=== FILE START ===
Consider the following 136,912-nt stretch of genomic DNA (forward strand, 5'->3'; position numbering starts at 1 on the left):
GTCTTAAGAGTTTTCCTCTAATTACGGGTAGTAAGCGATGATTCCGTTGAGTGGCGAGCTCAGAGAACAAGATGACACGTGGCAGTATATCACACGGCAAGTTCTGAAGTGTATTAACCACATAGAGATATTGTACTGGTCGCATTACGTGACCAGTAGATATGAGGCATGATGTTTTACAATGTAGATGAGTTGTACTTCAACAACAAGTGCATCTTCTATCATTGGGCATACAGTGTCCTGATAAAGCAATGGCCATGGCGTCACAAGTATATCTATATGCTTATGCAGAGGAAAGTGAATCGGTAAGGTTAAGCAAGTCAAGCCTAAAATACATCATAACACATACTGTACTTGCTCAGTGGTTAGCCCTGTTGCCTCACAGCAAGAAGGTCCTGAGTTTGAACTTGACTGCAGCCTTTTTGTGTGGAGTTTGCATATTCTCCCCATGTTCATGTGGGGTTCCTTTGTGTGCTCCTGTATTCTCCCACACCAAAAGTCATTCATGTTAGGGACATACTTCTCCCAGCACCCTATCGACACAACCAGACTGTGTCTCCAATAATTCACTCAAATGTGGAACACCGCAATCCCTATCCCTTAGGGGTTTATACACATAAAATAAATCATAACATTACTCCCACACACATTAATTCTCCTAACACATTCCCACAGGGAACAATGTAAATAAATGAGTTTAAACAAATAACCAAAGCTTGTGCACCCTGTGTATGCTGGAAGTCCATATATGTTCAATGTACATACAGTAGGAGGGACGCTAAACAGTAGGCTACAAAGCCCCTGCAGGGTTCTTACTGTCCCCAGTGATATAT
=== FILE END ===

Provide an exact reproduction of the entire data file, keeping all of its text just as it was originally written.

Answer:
Consider the following 136,912-nt stretch of genomic DNA (forward strand, 5'->3'; position numbering starts at 1 on the left):
GTCTTAAGAGTTTTCCTCTAATTACGGGTAGTAAGCGATGATTCCGTTGAGTGGCGAGCTCAGAGAACAAGATGACACGTGGCAGTATATCACACGGCAAGTTCTGAAGTGTATTAACCACATAGAGATATTGTACTGGTCGCATTACGTGACCAGTAGATATGAGGCATGATGTTTTACAATGTAGATGAGTTGTACTTCAACAACAAGTGCATCTTCTATCATTGGGCATACAGTGTCCTGATAAAGCAATGGCCATGGCGTCACAAGTATATCTATATGCTTATGCAGAGGAAAGTGAATCGGTAAGGTTAAGCAAGTCAAGCCTAAAATACATCATAACACATACTGTACTTGCTCAGTGGTTAGCCCTGTTGCCTCACAGCAAGAAGGTCCTGAGTTTGAACTTGACTGCAGCCTTTTTGTGTGGAGTTTGCATATTCTCCCCATGTTCATGTGGGGTTCCTTTGTGTGCTCCTGTATTCTCCCACACCAAAAGTCATTCATGTTAGGGACATACTTCTCCCAGCACCCTATCGACACAACCAGACTGTGTCTCCAATAATTCACTCAAATGTGGAACACCGCAATCCCTATCCCTTAGGGGTTTATACACATAAAATAAATCATAACATTACTCCCACACACATTAATTCTCCTAACACATTCCCACAGGGAACAATGTAAATAAATGAGTTTAAACAAATAACCAAAGCTTGTGCACCCTGTGTATGCTGGAAGTCCATATATGTTCAATGTACATACAGTAGGAGGGACGCTAAACAGTAGGCTACAAAGCCCCTGCAGGGTTCTTACTGTCCCCAGTGATATAT